exciting, informative, snarky, and very likely fabricated tales of life as an american expat in london

irony is…

by Jen at 9:18 pm on 18.11.2008 | 4 Comments
filed under: blurblets, mundane mayhem

hearing someone use the term “coloured” during an equalities and diversity training.



  • 1

    Comment by expatmonkey

    19.11.2008 @ 12:04 pm

    No offense, but as far as I know, “coloured” is in no way a derogatory term in the UK. I’m sure it sounds different to American ears, but here it’s pretty much neutral. That’s not to say the use of the word shouldn’t be examined, but my point is, I’m sure it wasn’t meant in a condescending or malicious way.

    There, I’ve delurked myself, and now you hate me ) I do enjoy the blog, though; you’re an amazing writer.

  • 2

    Comment by Strawberry

    19.11.2008 @ 15:54 pm

    As an American expat, I can understand how wrong it feels to our ears, but having known a lot of completely non-racist Brits (and, for that matter, people of colour) who use the word “coloured”, I have come to realise it is only a derogatory term in the certain geographic areas where it actually is a derogatory term. Elsewhere, it is just a descriptive word, with no necessarily associated good or bad connotation.

    I think one of the hardest things about being an expat is shedding our own sense of the absolute, and seeing things — even shocking things — with fresh eyes and an open mind.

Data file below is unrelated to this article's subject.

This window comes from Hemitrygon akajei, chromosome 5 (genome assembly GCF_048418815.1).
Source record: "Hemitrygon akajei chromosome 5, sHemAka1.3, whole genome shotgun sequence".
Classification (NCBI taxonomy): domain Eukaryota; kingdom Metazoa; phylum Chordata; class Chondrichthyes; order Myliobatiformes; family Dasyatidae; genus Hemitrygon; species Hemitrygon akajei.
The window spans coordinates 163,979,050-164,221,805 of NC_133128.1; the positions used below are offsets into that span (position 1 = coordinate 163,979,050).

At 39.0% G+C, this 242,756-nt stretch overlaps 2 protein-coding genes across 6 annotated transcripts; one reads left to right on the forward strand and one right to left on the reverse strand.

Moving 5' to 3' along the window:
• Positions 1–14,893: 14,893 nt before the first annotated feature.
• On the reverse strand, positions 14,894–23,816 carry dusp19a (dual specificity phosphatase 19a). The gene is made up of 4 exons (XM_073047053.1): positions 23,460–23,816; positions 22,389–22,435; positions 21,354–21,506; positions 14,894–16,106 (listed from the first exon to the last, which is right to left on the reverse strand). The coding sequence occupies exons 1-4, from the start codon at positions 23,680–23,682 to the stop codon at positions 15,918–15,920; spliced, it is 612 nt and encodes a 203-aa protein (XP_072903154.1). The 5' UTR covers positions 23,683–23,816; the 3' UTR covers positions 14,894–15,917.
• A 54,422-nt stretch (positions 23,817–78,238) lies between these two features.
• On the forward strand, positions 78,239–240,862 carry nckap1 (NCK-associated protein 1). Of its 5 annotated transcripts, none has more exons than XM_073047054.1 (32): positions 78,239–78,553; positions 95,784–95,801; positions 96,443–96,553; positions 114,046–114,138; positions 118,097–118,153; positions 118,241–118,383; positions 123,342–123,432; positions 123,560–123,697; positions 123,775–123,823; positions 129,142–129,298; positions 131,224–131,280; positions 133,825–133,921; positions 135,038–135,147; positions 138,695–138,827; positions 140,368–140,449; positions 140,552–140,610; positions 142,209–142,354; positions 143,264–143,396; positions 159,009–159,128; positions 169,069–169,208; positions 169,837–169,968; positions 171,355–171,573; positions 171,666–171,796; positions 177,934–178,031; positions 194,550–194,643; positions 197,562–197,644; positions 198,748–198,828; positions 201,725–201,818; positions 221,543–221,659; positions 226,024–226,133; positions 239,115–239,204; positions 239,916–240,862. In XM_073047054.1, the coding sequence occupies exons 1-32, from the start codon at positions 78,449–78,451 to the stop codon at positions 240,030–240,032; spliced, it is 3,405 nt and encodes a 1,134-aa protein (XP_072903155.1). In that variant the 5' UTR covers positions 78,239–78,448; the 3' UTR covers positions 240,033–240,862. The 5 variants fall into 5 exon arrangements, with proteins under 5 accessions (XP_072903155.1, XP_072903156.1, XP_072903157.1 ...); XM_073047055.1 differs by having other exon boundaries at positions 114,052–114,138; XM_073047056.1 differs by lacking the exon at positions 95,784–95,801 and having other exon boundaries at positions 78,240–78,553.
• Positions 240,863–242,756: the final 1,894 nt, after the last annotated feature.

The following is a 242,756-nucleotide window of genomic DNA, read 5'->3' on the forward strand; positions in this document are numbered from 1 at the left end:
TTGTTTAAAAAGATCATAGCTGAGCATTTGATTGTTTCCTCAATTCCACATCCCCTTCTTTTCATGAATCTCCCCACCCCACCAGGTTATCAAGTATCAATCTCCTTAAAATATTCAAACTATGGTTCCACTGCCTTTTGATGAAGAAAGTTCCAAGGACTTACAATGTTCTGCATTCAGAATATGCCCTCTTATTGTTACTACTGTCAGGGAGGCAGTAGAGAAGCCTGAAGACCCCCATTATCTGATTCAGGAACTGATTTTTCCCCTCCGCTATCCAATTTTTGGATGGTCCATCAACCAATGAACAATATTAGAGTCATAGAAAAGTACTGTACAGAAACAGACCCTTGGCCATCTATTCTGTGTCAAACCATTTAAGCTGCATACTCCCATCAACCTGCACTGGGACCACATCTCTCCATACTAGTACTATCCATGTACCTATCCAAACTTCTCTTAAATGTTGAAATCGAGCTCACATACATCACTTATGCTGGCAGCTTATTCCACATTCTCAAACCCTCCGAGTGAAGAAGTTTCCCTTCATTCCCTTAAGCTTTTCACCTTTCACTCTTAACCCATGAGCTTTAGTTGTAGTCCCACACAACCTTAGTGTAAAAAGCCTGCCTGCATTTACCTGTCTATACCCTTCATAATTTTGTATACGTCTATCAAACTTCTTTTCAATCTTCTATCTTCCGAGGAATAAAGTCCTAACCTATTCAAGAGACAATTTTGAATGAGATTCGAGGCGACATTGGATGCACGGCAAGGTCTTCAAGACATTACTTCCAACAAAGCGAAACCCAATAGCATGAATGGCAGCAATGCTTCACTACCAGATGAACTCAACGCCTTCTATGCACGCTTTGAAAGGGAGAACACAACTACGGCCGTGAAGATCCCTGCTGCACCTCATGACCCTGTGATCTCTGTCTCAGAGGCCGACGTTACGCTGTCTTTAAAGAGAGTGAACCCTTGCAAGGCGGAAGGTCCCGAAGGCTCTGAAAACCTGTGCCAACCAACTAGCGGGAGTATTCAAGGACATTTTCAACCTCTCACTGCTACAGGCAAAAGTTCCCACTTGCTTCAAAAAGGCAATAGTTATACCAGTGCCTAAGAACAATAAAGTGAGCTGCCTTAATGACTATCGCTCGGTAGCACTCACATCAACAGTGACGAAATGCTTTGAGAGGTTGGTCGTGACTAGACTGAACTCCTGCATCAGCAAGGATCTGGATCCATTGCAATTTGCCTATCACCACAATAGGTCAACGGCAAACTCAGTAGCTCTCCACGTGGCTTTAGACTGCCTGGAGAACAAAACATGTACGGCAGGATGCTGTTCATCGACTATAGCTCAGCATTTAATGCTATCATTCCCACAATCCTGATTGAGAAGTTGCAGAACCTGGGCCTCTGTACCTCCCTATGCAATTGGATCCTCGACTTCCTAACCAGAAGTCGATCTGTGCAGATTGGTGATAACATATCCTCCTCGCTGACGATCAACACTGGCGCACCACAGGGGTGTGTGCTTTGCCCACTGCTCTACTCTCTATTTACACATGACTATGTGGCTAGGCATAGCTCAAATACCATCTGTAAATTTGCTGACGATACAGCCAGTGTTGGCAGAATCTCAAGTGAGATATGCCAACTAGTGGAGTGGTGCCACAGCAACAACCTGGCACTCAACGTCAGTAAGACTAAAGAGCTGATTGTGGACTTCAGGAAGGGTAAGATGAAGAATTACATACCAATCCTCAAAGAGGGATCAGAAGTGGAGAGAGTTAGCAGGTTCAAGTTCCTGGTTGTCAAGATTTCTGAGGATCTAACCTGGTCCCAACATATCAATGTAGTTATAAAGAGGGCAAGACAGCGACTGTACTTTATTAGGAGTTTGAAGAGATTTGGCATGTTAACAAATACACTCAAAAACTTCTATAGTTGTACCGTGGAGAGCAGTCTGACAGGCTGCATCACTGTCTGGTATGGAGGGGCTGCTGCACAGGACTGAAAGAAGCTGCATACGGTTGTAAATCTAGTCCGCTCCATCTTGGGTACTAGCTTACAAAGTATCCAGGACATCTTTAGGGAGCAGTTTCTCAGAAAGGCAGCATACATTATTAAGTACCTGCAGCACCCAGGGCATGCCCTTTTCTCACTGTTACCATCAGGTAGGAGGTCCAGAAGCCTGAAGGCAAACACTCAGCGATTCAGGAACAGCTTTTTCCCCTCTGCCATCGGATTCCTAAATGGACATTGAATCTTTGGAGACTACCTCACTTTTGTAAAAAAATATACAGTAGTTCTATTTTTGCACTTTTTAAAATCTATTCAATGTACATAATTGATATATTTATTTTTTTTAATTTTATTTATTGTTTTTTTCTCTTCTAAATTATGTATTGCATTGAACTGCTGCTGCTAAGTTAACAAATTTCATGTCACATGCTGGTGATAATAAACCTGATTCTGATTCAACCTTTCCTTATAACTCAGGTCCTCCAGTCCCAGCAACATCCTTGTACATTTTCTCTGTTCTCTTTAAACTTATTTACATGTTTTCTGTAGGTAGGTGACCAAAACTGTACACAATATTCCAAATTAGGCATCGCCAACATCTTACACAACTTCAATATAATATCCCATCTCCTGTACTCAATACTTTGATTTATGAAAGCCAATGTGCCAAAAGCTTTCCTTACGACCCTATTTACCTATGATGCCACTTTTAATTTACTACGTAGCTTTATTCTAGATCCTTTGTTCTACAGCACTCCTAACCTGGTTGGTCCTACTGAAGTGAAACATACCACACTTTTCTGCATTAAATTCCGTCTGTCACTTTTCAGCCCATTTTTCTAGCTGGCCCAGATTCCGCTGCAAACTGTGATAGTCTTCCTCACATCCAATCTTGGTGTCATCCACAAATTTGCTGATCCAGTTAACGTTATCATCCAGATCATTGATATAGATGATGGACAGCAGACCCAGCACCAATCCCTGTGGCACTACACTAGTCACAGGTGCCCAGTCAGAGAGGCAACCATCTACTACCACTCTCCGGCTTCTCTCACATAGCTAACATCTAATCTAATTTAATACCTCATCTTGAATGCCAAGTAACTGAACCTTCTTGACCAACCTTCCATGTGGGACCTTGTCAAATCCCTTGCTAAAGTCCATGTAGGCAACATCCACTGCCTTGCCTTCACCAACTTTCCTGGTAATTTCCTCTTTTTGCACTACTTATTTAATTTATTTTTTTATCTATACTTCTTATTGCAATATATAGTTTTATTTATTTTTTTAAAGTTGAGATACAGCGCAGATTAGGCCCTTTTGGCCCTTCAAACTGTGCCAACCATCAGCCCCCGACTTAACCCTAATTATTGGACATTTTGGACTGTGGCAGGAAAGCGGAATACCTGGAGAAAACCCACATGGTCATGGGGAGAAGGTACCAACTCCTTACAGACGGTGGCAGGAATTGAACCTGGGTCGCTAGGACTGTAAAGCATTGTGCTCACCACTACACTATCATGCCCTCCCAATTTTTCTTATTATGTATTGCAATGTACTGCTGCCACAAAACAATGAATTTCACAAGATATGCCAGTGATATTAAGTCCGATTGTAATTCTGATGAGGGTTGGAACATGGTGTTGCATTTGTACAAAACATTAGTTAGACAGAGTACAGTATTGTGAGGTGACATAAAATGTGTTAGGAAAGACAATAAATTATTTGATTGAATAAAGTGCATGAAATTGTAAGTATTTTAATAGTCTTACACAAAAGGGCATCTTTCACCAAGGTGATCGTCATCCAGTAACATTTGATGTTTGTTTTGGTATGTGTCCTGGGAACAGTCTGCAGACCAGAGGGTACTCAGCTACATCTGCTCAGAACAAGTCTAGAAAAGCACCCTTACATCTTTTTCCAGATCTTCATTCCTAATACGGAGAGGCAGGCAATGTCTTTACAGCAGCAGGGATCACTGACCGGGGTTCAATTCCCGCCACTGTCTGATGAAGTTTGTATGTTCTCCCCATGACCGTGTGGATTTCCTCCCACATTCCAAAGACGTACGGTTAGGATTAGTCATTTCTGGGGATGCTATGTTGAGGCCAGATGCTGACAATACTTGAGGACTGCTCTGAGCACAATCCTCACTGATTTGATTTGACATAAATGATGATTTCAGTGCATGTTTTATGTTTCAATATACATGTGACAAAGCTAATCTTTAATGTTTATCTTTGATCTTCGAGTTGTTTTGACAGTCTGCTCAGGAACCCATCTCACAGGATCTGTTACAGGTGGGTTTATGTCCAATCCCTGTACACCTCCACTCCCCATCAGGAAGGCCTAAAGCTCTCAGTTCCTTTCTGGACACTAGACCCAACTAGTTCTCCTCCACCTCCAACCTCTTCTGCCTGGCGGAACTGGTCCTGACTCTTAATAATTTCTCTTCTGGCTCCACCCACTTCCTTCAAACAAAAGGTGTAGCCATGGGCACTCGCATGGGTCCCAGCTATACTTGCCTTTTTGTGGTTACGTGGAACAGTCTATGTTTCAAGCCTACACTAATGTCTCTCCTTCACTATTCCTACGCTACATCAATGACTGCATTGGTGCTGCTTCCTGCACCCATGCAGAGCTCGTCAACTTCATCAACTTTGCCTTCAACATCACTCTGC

• 3

    Comment by Jen

    19.11.2008 @ 18:10 pm

    i’m not implying the person had racist intent.

    however even in the uk, “coloured” is in fact, considered at best very antiquated, and at worst, highly offensive by many people in the bme community. it may not be said with derogatory intent, but it is considered to be inappropriate. it comes from a time when anyone non-white was lumped into a gross catchall term which had nothing to do with their ethnicity. more importantly, it was also a term used by people in power to describe people in the minority, and therefore does not reflect the wishes or preferences of those being spoken about *today*. for example, people today in the uk (usually) choose to call themselves black british/black caribbean/black african/afro-caribbean.

    it is *particularly* offensive when used by senior managers in local government, as was the case here, because it is *our job* to be responsive and respectful to the people from the communities we serve – and that includes using proper terminology.

  • 4

    Comment by Stacey

    20.11.2008 @ 05:54 am

    Yes: local people = white and “other” roll

    I know what you’re saying, completely.

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